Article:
October 10, 1893|
|Died||July 3, 1986(aged 92)|
|Awards||Order of Canada|
Bruce Chown[pronunciation?], OC FRSC (November 10, 1893 – July 3, 1986) was a Canadian scientist who researched the blood factor known as the Rhesus factor and helped produced a Rh immune vaccine, Rh gamma globulin, which helps to prevent Erythroblastosis fetalis.
Born in Winnipeg, Manitoba, the son of Henry Havelock and Katherine (Farrel) Chown, he received a B.A. from McGill University in 1914. During World War I, he served in the Canadian Field Artillery and received the Military Cross. After the war, he received his medical degree from the University of Manitoba in 1922. He completed his postgraduate work in pediatrics at Babies' Hospital, Columbia University (1922–1923); Harriet Lane Home, Johns Hopkins University; and Nursery and Child's Hospital, Cornell University (1925–1926) becoming one of only a few trained pediatricians in Canada and the only one in Manitoba.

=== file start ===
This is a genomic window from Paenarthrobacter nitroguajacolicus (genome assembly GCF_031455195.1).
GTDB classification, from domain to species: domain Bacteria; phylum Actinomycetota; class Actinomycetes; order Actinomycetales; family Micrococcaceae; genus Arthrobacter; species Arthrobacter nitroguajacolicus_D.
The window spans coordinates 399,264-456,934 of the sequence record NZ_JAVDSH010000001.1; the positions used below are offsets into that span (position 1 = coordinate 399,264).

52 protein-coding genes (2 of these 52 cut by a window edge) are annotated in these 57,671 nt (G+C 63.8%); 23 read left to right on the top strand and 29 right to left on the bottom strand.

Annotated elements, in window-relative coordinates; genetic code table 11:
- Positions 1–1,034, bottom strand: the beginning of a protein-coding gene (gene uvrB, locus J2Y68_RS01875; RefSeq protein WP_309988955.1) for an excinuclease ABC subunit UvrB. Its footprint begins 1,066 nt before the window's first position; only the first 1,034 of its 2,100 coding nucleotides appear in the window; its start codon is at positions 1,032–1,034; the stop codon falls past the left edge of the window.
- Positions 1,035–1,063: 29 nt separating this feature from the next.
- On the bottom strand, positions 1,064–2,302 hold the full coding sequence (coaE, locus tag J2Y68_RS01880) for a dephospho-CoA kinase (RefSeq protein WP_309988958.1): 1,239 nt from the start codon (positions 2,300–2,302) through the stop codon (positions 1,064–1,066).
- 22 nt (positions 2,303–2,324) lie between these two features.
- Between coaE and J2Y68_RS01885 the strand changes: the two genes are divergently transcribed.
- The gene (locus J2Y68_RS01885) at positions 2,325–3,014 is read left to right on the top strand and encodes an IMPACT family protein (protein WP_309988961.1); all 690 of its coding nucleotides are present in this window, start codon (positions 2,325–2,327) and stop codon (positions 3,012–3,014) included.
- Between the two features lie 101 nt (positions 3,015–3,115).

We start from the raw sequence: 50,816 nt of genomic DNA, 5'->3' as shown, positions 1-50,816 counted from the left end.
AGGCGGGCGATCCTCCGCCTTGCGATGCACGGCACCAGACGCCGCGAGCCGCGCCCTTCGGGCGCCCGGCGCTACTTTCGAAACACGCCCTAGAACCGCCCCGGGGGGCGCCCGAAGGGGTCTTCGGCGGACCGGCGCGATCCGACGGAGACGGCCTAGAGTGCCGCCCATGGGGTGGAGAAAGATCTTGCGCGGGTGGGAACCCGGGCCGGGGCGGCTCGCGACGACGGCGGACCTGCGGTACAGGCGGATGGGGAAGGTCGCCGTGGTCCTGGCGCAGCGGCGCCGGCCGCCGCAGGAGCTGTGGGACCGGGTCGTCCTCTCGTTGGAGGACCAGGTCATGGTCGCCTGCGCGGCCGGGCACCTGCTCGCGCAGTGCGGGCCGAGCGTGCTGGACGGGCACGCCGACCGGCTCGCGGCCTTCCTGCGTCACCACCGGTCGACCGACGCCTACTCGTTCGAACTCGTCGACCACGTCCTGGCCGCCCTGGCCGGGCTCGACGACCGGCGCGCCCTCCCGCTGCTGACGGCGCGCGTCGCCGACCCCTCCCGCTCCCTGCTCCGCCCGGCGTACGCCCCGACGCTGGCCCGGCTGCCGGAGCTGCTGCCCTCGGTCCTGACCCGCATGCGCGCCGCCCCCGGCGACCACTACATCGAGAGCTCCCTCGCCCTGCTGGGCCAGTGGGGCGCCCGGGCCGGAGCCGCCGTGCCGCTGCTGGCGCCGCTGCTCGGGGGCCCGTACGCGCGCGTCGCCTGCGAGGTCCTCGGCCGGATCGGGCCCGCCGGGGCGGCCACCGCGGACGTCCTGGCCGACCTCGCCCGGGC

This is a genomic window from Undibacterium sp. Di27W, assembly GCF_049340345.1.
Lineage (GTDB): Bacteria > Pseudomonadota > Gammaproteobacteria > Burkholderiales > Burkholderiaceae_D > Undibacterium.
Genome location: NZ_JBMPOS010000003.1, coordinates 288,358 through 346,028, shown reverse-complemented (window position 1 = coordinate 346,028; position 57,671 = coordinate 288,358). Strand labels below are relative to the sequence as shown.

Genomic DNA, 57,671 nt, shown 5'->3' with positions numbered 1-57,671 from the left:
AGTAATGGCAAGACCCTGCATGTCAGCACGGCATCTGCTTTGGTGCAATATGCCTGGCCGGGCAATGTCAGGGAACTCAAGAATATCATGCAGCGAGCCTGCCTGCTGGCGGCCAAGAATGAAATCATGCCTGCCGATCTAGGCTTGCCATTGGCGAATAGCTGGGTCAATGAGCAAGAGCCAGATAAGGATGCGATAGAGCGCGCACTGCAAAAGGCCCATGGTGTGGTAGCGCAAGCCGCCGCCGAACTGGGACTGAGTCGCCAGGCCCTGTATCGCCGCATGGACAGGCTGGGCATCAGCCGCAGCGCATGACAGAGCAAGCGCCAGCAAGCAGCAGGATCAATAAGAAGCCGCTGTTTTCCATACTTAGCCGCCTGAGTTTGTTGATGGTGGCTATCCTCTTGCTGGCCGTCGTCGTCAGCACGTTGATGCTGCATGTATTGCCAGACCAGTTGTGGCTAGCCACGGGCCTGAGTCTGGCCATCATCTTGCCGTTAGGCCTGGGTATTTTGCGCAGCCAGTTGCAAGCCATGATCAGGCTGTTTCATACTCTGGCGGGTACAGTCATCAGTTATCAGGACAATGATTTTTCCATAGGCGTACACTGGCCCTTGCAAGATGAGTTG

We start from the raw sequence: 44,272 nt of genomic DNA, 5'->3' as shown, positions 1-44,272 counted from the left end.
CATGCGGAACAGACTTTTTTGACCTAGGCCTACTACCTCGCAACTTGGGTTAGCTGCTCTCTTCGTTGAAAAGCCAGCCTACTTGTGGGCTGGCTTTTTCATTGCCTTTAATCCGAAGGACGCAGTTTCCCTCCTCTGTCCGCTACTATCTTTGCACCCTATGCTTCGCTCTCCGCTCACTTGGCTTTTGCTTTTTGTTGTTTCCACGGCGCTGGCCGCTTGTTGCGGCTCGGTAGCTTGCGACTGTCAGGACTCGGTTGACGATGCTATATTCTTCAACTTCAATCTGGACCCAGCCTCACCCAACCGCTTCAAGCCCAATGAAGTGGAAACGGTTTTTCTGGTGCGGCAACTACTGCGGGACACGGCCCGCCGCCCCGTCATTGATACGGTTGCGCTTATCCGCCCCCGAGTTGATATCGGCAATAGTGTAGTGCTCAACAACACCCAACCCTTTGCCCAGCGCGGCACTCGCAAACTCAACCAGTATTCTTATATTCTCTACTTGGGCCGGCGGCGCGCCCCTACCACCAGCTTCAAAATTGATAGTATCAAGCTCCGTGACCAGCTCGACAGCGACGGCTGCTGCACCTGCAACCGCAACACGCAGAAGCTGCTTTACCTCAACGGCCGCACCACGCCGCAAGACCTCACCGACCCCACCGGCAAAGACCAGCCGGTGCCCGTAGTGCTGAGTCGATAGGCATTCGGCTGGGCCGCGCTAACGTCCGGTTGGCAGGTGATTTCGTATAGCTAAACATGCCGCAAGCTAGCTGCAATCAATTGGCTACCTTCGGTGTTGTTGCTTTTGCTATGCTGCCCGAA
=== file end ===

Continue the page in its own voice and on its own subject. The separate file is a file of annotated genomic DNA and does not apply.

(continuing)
From 1926 to 1977, he was on the staff of the University of Manitoba. From 1944 to 1977, he was the Director of the Rh Laboratory in Winnipeg.
In 1967, he was made an Officer of the Order of Canada. In 1968, he received the Gairdner Foundation International Award. In 1970, he was made a Fellow of the Royal Society of Canada. In 1995, he was inducted into the Canadian Medical Hall of Fame.
In 1922, he married Gladys Webb. They had four children. After Gladys died in 1948, he married Allison Grant in 1949. They had one son.
- "Bruce Chown". University of Manitoba. Retrieved July 31, 2005.